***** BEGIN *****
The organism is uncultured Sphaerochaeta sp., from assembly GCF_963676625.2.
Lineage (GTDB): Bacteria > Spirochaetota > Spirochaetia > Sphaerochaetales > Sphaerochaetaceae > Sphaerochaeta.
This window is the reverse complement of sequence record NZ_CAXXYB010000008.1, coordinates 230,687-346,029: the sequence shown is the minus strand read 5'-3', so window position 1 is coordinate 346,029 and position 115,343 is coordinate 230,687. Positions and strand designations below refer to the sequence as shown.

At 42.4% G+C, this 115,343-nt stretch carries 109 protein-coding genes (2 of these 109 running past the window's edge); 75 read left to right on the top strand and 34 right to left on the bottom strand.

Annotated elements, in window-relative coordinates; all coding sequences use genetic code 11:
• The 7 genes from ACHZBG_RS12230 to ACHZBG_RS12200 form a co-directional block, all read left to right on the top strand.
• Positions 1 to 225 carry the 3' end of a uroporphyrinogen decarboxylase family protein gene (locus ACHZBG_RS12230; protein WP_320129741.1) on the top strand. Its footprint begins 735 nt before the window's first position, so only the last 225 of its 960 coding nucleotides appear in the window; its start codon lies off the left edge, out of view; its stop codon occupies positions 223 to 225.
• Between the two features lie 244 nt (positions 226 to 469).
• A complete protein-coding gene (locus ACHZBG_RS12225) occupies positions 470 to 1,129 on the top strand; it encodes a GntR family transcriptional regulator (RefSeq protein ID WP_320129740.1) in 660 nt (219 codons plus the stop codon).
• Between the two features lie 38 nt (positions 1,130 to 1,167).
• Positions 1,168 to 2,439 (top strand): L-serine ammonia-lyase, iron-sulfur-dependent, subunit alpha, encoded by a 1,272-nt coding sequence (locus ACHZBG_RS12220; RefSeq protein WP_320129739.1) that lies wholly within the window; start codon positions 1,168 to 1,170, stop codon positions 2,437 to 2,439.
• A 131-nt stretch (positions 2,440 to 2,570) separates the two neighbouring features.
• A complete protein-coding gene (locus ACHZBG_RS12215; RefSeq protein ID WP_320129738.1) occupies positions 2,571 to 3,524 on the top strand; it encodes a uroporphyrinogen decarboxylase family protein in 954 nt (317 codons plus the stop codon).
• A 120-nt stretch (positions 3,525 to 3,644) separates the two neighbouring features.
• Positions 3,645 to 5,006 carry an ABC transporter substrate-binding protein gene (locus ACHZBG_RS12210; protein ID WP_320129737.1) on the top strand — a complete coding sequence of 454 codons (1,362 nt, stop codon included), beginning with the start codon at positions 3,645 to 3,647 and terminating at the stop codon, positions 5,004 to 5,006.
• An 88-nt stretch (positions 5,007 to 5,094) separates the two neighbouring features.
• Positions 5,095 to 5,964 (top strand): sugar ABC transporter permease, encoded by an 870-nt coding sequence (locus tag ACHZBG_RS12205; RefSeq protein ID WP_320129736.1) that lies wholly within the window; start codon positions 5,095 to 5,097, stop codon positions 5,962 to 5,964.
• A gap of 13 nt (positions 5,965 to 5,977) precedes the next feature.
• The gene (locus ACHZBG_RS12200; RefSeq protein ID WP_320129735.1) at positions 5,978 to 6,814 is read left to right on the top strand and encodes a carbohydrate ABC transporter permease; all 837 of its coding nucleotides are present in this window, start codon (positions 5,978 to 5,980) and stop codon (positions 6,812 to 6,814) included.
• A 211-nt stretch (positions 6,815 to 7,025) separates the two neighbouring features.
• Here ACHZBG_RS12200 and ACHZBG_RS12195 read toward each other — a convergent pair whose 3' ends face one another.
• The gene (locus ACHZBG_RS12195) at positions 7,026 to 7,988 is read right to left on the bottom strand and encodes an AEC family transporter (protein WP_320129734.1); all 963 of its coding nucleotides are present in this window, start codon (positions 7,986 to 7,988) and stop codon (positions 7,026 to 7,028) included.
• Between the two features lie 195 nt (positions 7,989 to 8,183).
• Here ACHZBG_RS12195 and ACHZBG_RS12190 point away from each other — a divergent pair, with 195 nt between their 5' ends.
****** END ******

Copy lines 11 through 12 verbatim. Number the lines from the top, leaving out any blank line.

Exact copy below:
• Positions 1,168 to 2,439 (top strand): L-serine ammonia-lyase, iron-sulfur-dependent, subunit alpha, encoded by a 1,272-nt coding sequence (locus ACHZBG_RS12220; RefSeq protein WP_320129739.1) that lies wholly within the window; start codon positions 1,168 to 1,170, stop codon positions 2,437 to 2,439.
• A 131-nt stretch (positions 2,440 to 2,570) separates the two neighbouring features.